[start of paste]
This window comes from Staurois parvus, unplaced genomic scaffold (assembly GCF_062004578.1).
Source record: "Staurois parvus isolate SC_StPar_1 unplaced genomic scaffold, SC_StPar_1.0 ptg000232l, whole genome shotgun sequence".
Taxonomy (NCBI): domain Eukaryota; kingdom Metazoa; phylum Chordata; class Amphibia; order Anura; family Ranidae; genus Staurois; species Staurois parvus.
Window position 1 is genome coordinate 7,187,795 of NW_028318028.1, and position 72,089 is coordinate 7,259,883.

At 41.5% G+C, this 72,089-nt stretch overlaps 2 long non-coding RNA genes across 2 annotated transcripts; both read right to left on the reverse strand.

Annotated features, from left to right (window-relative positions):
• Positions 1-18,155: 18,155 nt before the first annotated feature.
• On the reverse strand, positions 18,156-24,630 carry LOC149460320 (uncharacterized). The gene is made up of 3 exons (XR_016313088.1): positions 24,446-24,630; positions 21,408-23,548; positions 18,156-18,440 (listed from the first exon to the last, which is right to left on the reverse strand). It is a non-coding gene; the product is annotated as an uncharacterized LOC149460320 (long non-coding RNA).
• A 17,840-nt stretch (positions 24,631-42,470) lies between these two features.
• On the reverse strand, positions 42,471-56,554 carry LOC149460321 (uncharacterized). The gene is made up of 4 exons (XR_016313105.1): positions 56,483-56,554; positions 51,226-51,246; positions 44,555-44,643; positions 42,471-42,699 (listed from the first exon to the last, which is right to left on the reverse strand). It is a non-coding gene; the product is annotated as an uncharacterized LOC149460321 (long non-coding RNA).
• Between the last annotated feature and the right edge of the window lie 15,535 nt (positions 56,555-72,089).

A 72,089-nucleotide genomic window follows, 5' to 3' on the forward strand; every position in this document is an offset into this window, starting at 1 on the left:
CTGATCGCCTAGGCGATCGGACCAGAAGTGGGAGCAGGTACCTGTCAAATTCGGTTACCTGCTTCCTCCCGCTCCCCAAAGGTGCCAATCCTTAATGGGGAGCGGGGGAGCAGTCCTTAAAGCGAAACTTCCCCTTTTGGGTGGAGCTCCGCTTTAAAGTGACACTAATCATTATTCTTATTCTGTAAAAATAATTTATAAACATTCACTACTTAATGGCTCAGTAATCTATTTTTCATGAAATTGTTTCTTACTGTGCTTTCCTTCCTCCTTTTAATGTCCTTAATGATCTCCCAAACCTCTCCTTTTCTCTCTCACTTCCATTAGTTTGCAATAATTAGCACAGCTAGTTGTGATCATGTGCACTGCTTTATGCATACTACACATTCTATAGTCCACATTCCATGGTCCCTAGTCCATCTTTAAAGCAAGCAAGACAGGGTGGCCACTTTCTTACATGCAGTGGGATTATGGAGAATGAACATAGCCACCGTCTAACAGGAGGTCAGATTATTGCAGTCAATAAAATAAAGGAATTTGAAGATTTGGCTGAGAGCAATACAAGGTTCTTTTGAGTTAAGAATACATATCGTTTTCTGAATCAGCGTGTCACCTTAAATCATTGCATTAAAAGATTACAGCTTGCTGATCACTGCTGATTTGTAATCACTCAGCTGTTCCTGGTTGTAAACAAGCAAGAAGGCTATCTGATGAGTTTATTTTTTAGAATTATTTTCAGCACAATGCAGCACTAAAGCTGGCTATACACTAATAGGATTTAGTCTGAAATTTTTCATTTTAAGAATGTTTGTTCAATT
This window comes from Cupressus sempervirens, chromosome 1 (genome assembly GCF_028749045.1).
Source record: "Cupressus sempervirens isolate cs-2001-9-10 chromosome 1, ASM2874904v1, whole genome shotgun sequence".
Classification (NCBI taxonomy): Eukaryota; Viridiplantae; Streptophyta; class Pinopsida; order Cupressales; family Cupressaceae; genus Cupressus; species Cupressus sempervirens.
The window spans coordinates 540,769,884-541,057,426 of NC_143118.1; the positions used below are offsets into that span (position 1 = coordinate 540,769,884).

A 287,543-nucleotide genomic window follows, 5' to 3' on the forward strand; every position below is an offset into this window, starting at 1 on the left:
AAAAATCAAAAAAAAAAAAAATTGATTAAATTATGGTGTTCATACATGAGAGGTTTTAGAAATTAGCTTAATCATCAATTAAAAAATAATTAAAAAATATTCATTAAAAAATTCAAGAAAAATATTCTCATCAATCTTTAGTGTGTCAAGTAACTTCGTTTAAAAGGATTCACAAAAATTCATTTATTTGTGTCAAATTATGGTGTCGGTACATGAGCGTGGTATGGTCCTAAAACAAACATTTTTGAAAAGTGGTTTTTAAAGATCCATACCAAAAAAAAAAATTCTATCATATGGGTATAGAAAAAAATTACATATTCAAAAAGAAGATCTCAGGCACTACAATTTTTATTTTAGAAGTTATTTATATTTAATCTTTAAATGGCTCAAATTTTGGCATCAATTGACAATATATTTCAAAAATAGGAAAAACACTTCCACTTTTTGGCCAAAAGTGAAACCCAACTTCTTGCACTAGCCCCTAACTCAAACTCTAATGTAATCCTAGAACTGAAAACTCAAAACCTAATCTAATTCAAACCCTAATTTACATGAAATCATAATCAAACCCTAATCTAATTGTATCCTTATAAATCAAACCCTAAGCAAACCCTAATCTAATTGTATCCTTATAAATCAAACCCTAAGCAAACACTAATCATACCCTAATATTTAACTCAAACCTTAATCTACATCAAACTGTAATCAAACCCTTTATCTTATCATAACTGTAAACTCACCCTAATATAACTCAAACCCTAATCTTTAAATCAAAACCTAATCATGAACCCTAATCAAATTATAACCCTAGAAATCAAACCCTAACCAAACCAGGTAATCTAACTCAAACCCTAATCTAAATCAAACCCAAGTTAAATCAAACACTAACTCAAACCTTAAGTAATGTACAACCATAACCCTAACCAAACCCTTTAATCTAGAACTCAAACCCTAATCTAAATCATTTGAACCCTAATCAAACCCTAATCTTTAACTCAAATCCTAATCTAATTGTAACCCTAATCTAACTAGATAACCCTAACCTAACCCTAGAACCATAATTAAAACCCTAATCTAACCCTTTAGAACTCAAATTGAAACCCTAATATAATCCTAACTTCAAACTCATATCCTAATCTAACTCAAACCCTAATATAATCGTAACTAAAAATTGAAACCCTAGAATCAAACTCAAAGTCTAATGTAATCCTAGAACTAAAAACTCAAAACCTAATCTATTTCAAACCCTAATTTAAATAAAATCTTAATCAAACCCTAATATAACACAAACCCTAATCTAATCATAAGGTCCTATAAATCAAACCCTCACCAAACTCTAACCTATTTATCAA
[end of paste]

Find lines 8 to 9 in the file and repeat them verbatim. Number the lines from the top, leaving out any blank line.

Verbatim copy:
• On the reverse strand, positions 18,156-24,630 carry LOC149460320 (uncharacterized). The gene is made up of 3 exons (XR_016313088.1): positions 24,446-24,630; positions 21,408-23,548; positions 18,156-18,440 (listed from the first exon to the last, which is right to left on the reverse strand). It is a non-coding gene; the product is annotated as an uncharacterized LOC149460320 (long non-coding RNA).
• A 17,840-nt stretch (positions 24,631-42,470) lies between these two features.